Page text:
I’m an expert on how technology hijacks our psychological vulnerabilities. That’s why I spent the last three years as Google’s Design Ethicist caring about how to design things in a way that defends a billion people’s minds from getting hijacked. When using technology, we often focus optimistically on all the things it does for us. But I want you to show you where it might do the opposite.
For all the benefits of the information technology and communications revolution, it has a well-known dark side: information overload and its close cousin, attention fragmentation.
These scourges hit CEOs and their colleagues in the C-suite particularly hard because senior executives so badly need uninterrupted time to synthesize information from many different sources, reflect on its implications for the organization, apply judgment, make trade-offs, and arrive at good decisions.
In “Information Overload: Causes, Symptoms and Solutions,” an article for the Harvard Graduate School of Education’s Learning Innovations Laboratory (LILA), Joseph Ruff says that we are bombarded with so much data that we’re on information overload. Simply put, information overload is when our ability to process information has passed its limit, and further attempts to process information or make accurate decisions from the surplus of information leads to information overload.
Unnecessary interruptions cost U.S. businesses $588 billion per year according to research conducted Basex. Such interruptions come from many sources, including instant messaging, spam e-mail, telephone calls, and the Web.
“The Cost of Not Paying Attention: How Interruptions Impact Knowledge Worker Productivity” is the first in-depth look at a problem that results in 28 billion lost man-hours per annum in the United States. Technology promised to make workers more efficient, but it has the potential to cost companies billions unnecessarily. Basex surveyed over 1000 executives and knowledge workers to find out how interruptions impact their work and what they do to counter the impact of unnecessary interruptions. (more…)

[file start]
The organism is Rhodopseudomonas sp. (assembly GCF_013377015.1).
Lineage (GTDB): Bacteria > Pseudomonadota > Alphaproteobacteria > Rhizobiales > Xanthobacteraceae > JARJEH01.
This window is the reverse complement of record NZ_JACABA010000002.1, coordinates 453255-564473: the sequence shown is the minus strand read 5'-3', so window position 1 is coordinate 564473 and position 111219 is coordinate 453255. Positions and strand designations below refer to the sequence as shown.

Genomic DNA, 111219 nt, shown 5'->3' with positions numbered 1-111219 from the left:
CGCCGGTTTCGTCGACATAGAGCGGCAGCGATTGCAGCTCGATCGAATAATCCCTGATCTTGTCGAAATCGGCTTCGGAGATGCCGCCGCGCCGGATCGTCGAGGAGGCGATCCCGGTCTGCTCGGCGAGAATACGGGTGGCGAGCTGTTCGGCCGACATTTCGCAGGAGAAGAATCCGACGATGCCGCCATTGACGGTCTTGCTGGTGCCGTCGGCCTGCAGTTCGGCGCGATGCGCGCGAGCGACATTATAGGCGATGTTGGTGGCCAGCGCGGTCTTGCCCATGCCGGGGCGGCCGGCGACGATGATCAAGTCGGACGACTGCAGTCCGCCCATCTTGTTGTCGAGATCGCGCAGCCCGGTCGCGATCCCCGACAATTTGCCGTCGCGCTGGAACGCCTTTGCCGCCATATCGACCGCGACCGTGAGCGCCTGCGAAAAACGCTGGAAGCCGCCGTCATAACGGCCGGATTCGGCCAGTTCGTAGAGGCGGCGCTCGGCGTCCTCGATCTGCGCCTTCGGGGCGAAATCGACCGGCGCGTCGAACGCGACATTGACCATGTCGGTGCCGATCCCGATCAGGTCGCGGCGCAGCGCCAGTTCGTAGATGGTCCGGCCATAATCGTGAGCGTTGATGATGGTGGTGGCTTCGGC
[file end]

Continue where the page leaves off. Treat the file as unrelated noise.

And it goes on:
People often say we’re multi-tasking ourselves to death. What is it we’re doing and why has this become a passionate conversation?
I call what we’re doing today continuous partial attention, or cpa, for short. In 1997, I created this meme to differentiate between simple and complex multi-tasking. The motivations and the effects of simple vs. complex multi-tasking appeared to be very different to me. I wanted a new name to describe what I was seeing in order to be very clear that when my mom was multi-tasking, she was doing something very different from what I found myself doing.
What I call continuous partial attention is referred to as complex multi-tasking in cognitive science. Most of us don’t walk around distinguishing between simple and complex multi-tasking when we talk about our day: “I multi-tasked all afternoon and I’m exhausted.” “Yes, I multi-task when I drive.” “A good chef has to multi-task.”
Were those examples of simple or complex multi-tasking? There’s no way to know.
Users’ attention span often can’t cover all of the information that modern display systems are capable of presenting. Designers can maximize the usability of the displayed information by directing the users’ attention to the highest priority data. This page discusses some of the relevant concepts involved in attention management.
I hope everyone agrees that attention is a scarce good. But I’m curious how people measure it. After all, if we’re going to talk about an economic good being scarce, we ought to quantify it!